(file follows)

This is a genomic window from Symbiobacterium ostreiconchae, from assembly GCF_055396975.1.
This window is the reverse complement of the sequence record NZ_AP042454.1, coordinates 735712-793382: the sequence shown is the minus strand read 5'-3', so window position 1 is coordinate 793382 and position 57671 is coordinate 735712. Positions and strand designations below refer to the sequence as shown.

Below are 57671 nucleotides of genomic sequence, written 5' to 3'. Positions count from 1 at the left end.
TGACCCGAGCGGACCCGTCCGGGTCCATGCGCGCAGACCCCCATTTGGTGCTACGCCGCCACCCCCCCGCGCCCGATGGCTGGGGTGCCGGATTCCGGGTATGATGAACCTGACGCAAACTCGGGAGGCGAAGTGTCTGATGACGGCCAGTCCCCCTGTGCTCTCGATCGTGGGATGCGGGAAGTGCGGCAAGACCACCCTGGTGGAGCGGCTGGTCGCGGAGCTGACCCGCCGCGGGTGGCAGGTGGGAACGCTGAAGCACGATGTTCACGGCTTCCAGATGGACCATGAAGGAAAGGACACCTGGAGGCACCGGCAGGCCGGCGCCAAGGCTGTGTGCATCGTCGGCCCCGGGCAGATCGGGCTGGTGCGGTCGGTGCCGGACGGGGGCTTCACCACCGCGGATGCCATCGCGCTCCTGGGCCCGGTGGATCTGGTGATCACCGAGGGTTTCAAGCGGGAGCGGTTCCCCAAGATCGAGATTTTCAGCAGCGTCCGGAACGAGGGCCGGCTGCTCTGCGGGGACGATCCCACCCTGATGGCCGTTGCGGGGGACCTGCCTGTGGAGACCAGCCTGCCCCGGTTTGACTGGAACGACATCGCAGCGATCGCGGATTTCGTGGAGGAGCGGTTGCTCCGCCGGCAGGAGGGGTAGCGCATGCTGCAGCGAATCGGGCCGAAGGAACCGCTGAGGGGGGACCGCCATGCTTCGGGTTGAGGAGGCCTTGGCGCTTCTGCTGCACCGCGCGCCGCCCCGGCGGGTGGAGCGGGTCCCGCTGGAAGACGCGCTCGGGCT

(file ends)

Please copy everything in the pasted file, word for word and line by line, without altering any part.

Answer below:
This is a genomic window from Symbiobacterium ostreiconchae, from assembly GCF_055396975.1.
This window is the reverse complement of the sequence record NZ_AP042454.1, coordinates 735712-793382: the sequence shown is the minus strand read 5'-3', so window position 1 is coordinate 793382 and position 57671 is coordinate 735712. Positions and strand designations below refer to the sequence as shown.

Below are 57671 nucleotides of genomic sequence, written 5' to 3'. Positions count from 1 at the left end.
TGACCCGAGCGGACCCGTCCGGGTCCATGCGCGCAGACCCCCATTTGGTGCTACGCCGCCACCCCCCCGCGCCCGATGGCTGGGGTGCCGGATTCCGGGTATGATGAACCTGACGCAAACTCGGGAGGCGAAGTGTCTGATGACGGCCAGTCCCCCTGTGCTCTCGATCGTGGGATGCGGGAAGTGCGGCAAGACCACCCTGGTGGAGCGGCTGGTCGCGGAGCTGACCCGCCGCGGGTGGCAGGTGGGAACGCTGAAGCACGATGTTCACGGCTTCCAGATGGACCATGAAGGAAAGGACACCTGGAGGCACCGGCAGGCCGGCGCCAAGGCTGTGTGCATCGTCGGCCCCGGGCAGATCGGGCTGGTGCGGTCGGTGCCGGACGGGGGCTTCACCACCGCGGATGCCATCGCGCTCCTGGGCCCGGTGGATCTGGTGATCACCGAGGGTTTCAAGCGGGAGCGGTTCCCCAAGATCGAGATTTTCAGCAGCGTCCGGAACGAGGGCCGGCTGCTCTGCGGGGACGATCCCACCCTGATGGCCGTTGCGGGGGACCTGCCTGTGGAGACCAGCCTGCCCCGGTTTGACTGGAACGACATCGCAGCGATCGCGGATTTCGTGGAGGAGCGGTTGCTCCGCCGGCAGGAGGGGTAGCGCATGCTGCAGCGAATCGGGCCGAAGGAACCGCTGAGGGGGGACCGCCATGCTTCGGGTTGAGGAGGCCTTGGCGCTTCTGCTGCACCGCGCGCCGCCCCGGCGGGTGGAGCGGGTCCCGCTGGAAGACGCGCTCGGGCT